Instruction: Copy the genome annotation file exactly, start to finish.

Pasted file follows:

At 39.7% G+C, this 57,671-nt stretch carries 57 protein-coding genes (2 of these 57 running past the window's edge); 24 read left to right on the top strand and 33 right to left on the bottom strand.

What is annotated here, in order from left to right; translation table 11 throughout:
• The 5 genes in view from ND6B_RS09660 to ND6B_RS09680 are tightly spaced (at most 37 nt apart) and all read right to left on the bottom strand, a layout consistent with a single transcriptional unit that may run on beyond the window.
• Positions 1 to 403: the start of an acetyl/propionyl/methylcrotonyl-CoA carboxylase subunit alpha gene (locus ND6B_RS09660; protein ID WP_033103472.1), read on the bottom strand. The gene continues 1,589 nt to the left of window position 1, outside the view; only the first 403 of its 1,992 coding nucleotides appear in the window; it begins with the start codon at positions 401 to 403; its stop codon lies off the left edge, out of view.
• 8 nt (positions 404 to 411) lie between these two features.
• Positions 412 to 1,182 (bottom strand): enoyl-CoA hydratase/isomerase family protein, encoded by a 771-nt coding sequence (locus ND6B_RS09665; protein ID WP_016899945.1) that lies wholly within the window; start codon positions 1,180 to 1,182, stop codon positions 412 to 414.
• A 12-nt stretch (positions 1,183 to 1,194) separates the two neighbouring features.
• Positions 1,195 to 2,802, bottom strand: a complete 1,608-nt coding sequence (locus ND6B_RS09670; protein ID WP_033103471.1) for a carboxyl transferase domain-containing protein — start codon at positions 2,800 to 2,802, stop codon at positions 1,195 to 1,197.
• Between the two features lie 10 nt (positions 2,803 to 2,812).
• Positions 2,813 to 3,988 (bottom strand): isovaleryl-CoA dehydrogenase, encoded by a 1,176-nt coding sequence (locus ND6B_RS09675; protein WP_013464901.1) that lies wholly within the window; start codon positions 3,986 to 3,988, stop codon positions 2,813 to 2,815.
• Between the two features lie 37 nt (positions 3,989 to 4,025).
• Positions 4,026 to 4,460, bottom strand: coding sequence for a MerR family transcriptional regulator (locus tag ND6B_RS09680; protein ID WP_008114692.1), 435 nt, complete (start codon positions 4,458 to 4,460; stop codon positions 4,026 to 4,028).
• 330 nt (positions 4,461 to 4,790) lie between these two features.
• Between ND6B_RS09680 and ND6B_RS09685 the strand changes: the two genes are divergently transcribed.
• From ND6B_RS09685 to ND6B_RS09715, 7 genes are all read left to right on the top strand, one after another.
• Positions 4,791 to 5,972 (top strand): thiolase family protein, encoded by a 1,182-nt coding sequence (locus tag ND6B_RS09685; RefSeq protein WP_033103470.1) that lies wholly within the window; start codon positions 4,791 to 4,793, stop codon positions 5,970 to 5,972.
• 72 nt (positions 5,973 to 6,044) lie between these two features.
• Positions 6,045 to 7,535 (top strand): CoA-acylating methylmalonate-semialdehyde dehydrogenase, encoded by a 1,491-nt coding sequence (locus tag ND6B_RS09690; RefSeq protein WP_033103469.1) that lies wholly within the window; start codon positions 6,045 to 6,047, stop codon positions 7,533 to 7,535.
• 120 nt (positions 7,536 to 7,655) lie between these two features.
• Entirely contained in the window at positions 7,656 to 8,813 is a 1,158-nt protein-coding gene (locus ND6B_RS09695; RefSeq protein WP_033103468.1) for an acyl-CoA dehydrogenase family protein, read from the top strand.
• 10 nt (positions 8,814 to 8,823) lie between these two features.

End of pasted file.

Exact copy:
At 39.7% G+C, this 57,671-nt stretch carries 57 protein-coding genes (2 of these 57 running past the window's edge); 24 read left to right on the top strand and 33 right to left on the bottom strand.

What is annotated here, in order from left to right; translation table 11 throughout:
• The 5 genes in view from ND6B_RS09660 to ND6B_RS09680 are tightly spaced (at most 37 nt apart) and all read right to left on the bottom strand, a layout consistent with a single transcriptional unit that may run on beyond the window.
• Positions 1 to 403: the start of an acetyl/propionyl/methylcrotonyl-CoA carboxylase subunit alpha gene (locus ND6B_RS09660; protein ID WP_033103472.1), read on the bottom strand. The gene continues 1,589 nt to the left of window position 1, outside the view; only the first 403 of its 1,992 coding nucleotides appear in the window; it begins with the start codon at positions 401 to 403; its stop codon lies off the left edge, out of view.
• 8 nt (positions 404 to 411) lie between these two features.
• Positions 412 to 1,182 (bottom strand): enoyl-CoA hydratase/isomerase family protein, encoded by a 771-nt coding sequence (locus ND6B_RS09665; protein ID WP_016899945.1) that lies wholly within the window; start codon positions 1,180 to 1,182, stop codon positions 412 to 414.
• A 12-nt stretch (positions 1,183 to 1,194) separates the two neighbouring features.
• Positions 1,195 to 2,802, bottom strand: a complete 1,608-nt coding sequence (locus ND6B_RS09670; protein ID WP_033103471.1) for a carboxyl transferase domain-containing protein — start codon at positions 2,800 to 2,802, stop codon at positions 1,195 to 1,197.
• Between the two features lie 10 nt (positions 2,803 to 2,812).
• Positions 2,813 to 3,988 (bottom strand): isovaleryl-CoA dehydrogenase, encoded by a 1,176-nt coding sequence (locus ND6B_RS09675; protein WP_013464901.1) that lies wholly within the window; start codon positions 3,986 to 3,988, stop codon positions 2,813 to 2,815.
• Between the two features lie 37 nt (positions 3,989 to 4,025).
• Positions 4,026 to 4,460, bottom strand: coding sequence for a MerR family transcriptional regulator (locus tag ND6B_RS09680; protein ID WP_008114692.1), 435 nt, complete (start codon positions 4,458 to 4,460; stop codon positions 4,026 to 4,028).
• 330 nt (positions 4,461 to 4,790) lie between these two features.
• Between ND6B_RS09680 and ND6B_RS09685 the strand changes: the two genes are divergently transcribed.
• From ND6B_RS09685 to ND6B_RS09715, 7 genes are all read left to right on the top strand, one after another.
• Positions 4,791 to 5,972 (top strand): thiolase family protein, encoded by a 1,182-nt coding sequence (locus tag ND6B_RS09685; RefSeq protein WP_033103470.1) that lies wholly within the window; start codon positions 4,791 to 4,793, stop codon positions 5,970 to 5,972.
• 72 nt (positions 5,973 to 6,044) lie between these two features.
• Positions 6,045 to 7,535 (top strand): CoA-acylating methylmalonate-semialdehyde dehydrogenase, encoded by a 1,491-nt coding sequence (locus tag ND6B_RS09690; RefSeq protein WP_033103469.1) that lies wholly within the window; start codon positions 6,045 to 6,047, stop codon positions 7,533 to 7,535.
• 120 nt (positions 7,536 to 7,655) lie between these two features.
• Entirely contained in the window at positions 7,656 to 8,813 is a 1,158-nt protein-coding gene (locus ND6B_RS09695; RefSeq protein WP_033103468.1) for an acyl-CoA dehydrogenase family protein, read from the top strand.
• 10 nt (positions 8,814 to 8,823) lie between these two features.